The Continuum Baseball Rankings as of February 14 (but posted on 15), 2013

The IBAF (International Baseball Federation) has a list of World Rankings for baseball, but that is a list for the production of national teams- not how successful a baseball country is at producing MLB players, or producing the best MLB players. Nor does it take into account how well teams from those countries do in competitions like the Caribbean Series.

The Continuum Baseball Rankings do that differently. Using an ELO rating system, the Continuum Rankings takes into account a few factors:

1. The IBAF rankings

2. The amount of MLB players produced

3. The amount of win shares of MLB players by country

4. Game results by both national teams and representative teams (such as a league champion in the Caribbean Series), as well as overall tournament performance (coming in first in a tournament, for example, versus coming in third or fourth).

Now, here’s how ELO Rankings work: each team has a rating (originally all the teams had their rating set as 0, but after running the first 3 parts of the rankings I used the rankings it produced for the first tournament covered with the Continuum Baseball Rankings- the Caribbean World Series). Based on how high or low one team’s ranking is compared to another, the winner or loser of a game is awarded anywhere from 0 to 15 points OR loses 0 to 15 points. The number of points awarded depends on the quality of the two teams. More impressive wins get more points, for example.

Note that the following rankings are just for fun, they are not scientific and are not meant to be definitive whatsoever. I have no background in statistics, and my knowledge on the ELO ranking system comes entirely from reading about it and such. Even the math itself was done using another website, not a personal calculator or spreadsheet.

Also, note that I counted just the Netherlands (and added together Netherlands, Curacao, Aruba. etc. into one for the Win Shares and Number of Players) for this, not each of the countries in the Kingdom of the Netherlands individually, just for simplicity.

So, go below the jump for the current ratings (calculated February 14, 2013 but posted on February 15, 2013):


1.USA 235

2.Cuba 197.5

3.Canada 185

4.Dominican Republic 178.56

5.Venezuela 172.28

6.Japan 170

7.Mexico 132.847

8.Puerto Rico 129.309

9.Netherlands 125

10T. Korea 90

10T. Panama 90

12.Taipei 85

13.Australia 80

14.Nicaragua 55

15.Italy 50

16T.Colombia 15

16T.Spain 15

18.Germany 0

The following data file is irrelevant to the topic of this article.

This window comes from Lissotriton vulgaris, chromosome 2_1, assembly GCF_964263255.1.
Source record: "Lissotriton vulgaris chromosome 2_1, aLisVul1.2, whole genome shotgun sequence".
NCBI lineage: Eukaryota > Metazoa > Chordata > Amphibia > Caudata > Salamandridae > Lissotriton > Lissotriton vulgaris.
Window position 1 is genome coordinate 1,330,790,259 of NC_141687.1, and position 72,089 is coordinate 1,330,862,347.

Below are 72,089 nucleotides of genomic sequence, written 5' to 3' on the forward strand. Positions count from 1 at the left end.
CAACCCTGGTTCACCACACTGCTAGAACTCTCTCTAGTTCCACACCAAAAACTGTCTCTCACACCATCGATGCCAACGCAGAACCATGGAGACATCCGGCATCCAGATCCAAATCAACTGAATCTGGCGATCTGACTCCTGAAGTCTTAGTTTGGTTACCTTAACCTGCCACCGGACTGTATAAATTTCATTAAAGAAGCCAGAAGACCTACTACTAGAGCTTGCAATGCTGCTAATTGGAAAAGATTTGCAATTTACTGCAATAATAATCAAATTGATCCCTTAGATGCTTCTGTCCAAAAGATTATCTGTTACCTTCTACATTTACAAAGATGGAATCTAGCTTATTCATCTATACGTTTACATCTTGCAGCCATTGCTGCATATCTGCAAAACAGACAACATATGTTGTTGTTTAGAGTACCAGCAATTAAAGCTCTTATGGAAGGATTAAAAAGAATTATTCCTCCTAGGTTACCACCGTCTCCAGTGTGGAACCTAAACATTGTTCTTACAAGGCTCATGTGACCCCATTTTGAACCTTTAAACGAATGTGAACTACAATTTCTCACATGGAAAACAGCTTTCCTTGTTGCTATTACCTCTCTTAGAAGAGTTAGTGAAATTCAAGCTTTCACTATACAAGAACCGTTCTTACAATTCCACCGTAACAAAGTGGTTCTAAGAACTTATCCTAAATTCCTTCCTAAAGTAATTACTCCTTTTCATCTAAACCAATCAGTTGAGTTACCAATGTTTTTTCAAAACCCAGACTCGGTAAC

19.China -15

20.Brazil -40

21.Great Britain -60

22.Philippines -75

23.Pakistan -90

24.Argentina -105

25.Thailand -120

26.Czech Republic -135

27.South Africa -150

28.Israel -165

29.New Zealand -180

30.Sri Lanka -195

31.Croatia -210

32T.Indonesia -232.5

32T.France -232.5

This is by no means a perfect system, in fact, it is deeply flawed. It favors western countries (especially the USA), for example, since they provide more players to MLB and thus also provide the most Win Shares. It allows countries like Canada- which does well in international competitions outside of the WBC- to be above countries like the Dominican Republic, which, while providing lots more MLB players, do poorly in international competition due to funding issues. The fact that you can only gain or lose points by actually playing a game, being in a tournament, or producing an MLB player (in hindsight, I should have, when entering the results, placed every country that didn’t produce an MLB player as being tied for last: this should be incorporated into future years) also can play a role- for example, Panama isn’t going to be gaining OR losing any points in the upcoming WBC, since they didn’t even qualify for it, but they could pass or be passed by teams that are. There were also technical issues: the website I used to calculate the ELO rankings for this is unable to take fractions into account, for example, so I had to round to the nearest whole number… despite the fact it produces fractions in the results!

Still, it provides an interesting look at some of the best baseball countries in the world. It shows, for example, how Canada is becoming more of a baseball power- probably not the 4th in the world that the Continuum Rankings have them, but certainly higher up than many would have imagined even 10 years ago.

For those curious as to the next events that will affect the Rankings, they will likely be the warm-up games for the WBC. The Netherlands will be playing China in Arizona, for example, and there will be similar warm-ups in Japan, where I know the Japanese and Australians will be playing exhibitions against each other.

3 thoughts on “The Continuum Baseball Rankings as of February 14 (but posted on 15), 2013

  1. Hmm. I have read this blog over and over. Canada still has my head spinning. Now I don’t know if having MLB as an end all be all is a good assessment for talent. The Nippon League is probably slides right between MLB and AAA, so some of their players could be better then bench players in the MLB and some starting players. Cuba to me is also very difficult to rank because of the MLB factor. This is good stuff!

  2. Pingback: WBC news for Feb. 17, 2013 | The Baseball Continuum

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